SENATE COMMITTEE ON INTRA-UNIVERSITY RELATIONS
Interim report on implementation of AC-21
During the March 21, 2017 plenary session, the Senate approved revisions to AC 21 Definition of Academic Ranks (formerly HR 21) in the advisory and consultative report titled Recommendation for Standardizing Titles for Non-tenure-line Faculty across Units submitted by the Senate committee on Faculty Affairs. President Barron approved the recommendations outlined in this report and asked the Vice President of Human Resources and the Vice Provost for Academic Affairs to implement the recommendations. AC 21was updated on July 1, 2017. On December 5, 2017, both the Senate and the president approved further revisions to AC 21, which incorporated language to include standing, non-tenure-line faculty to the policy.
The policy clearly indicates that Colleges should have their own guidelines for distinguishing between lecturer/instructor, assistant/associate/full professor positions or for promoting from one rank to the other, but all units should operate under the following University assumptions:
- Although there can be exceptions, positions above the first rank are designed to be promotion opportunities, with a recommended period of at least five years in rank as an instructor or lecturer (or, for fixed-term and standing faculty without tenure who hold terminal degrees, assistant teaching/research/clinical professors) before consideration for promotion. Fixed-Term and Standing non-tenure-line faculty should become eligible for promotion to the second rank after five years in rank, and would be permitted to compile their promotion dossiers in their fifth year. There should be no fixed time period for promotion to the third rank. Reviews for promotions should be conducted solely with regard to the merit of the candidate.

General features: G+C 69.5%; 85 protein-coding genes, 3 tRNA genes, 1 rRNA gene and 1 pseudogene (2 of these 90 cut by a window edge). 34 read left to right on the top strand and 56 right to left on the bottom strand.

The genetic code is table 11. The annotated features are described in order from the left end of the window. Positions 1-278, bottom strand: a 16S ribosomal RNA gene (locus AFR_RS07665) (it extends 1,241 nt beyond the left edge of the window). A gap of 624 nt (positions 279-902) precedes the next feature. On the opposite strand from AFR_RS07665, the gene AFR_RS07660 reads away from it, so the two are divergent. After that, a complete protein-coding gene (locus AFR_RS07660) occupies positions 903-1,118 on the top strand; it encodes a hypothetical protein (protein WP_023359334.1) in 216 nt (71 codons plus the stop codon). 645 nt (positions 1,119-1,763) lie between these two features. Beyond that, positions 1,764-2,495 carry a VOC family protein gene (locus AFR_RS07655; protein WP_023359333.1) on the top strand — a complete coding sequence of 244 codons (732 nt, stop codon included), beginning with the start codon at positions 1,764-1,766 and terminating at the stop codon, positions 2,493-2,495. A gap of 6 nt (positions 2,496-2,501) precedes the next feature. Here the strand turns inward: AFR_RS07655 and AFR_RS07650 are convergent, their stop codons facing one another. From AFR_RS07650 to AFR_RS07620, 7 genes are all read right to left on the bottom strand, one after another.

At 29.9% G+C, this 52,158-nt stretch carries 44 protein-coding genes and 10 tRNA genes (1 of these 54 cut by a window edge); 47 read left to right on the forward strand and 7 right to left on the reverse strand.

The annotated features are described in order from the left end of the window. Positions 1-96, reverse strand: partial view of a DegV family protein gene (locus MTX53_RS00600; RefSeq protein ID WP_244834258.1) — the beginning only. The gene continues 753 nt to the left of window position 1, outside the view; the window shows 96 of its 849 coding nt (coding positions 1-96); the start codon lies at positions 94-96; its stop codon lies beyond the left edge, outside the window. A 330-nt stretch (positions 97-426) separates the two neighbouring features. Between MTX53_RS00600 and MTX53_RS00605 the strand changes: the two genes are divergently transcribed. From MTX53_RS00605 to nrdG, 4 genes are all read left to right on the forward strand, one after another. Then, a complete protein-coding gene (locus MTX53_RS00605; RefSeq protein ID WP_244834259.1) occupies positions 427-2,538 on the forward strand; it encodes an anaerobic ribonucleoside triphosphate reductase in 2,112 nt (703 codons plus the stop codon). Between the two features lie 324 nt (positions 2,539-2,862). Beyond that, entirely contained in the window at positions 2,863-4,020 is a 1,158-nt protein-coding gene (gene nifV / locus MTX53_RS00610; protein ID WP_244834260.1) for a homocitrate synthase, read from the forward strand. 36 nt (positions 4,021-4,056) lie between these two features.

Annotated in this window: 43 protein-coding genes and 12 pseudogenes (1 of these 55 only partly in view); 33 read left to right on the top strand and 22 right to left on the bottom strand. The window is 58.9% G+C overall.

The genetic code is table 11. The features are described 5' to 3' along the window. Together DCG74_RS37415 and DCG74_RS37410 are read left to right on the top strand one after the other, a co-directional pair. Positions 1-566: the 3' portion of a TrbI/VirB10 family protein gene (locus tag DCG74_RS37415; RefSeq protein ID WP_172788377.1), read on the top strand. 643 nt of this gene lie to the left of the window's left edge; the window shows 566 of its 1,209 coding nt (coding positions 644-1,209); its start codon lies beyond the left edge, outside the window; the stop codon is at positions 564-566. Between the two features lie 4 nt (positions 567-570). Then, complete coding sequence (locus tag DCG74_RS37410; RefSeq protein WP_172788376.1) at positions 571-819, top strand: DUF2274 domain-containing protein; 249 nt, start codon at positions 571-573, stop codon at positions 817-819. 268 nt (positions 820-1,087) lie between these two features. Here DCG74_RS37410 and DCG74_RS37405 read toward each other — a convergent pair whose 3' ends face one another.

- Reviews for promotion of the full-time fixed-term faculty shall be conducted by Fixed-Term Promotion Review Committees. Fixed-Term Promotion Review Committees shall be constituted as follows: each of the colleges at University Park shall establish a committee for that college; each of the five stand-alone campuses (Abington, Altoona, Behrend, Berks, Harrisburg) shall establish a committee for that campus; each of the Special Mission Campuses (Great Valley, College of Medicine, and Dickinson Law) shall establish a committee for that campus; and the University College shall establish one committee composed of full-time fixed-term faculty from the campuses within the University College, with no more than one member from any campus. If a unit shall have fewer than seven fixed-term faculty members, at least two members of that unit’s Fixed-Term Review Committee shall be drawn from another unit’s Fixed-Term Review Committee. Only full-time fixed-term faculty members in each unit are eligible to serve on and to vote for the members of the review committee in their unit. Only faculty of higher rank than the candidate should make recommendations about promotions. If there should be insufficient numbers of higher-ranked fixed-term faculty, exceptions to this provision may be permitted by the Executive Vice President and Provost at the request of the academic unit.
- The promotion procedure itself should include recommendations by both (a) campus/department faculty committee, (b) the DAA or department/division head, and (c) the approval of the campus chancellor and/or dean of the college.
- All promotions should be accompanied by a promotion raise, in addition to a merit raise, to be determined and funded by the college.
- The exceptions to this policy are the College of Medicine, the Colleges of Law (Dickinson and University Park), and the University Libraries, since their faculty have for many years been hired off the tenure-track and do not create confusion about their relation to tenure-track faculty.
The charge to the Committee on Intra-University Relations was to “Conduct a mid-year report on the status of the fixed-term promotions committee. Have they established their committees? Have they met? Are they actively reviewing candidates?”
The committee developed a survey for both faculty governance leaders and administrators. The survey was open between December 7, 2017 and January 12, 2018. This study focused on the assumptions listed in AC-21, knowledge of the changes, implementation of the policy at the individual units, development and composition of the individual committee, development of guidelines for the committee to utilize for candidates, and number of expected candidates for the upcoming year. It is difficult to draw global inferences regarding the process throughout the University, as the response rate was 19% for faculty governance representatives and 38% from the pool of administrative staff. However, there are particular themes for further exploration noted in the commentary sections of the survey.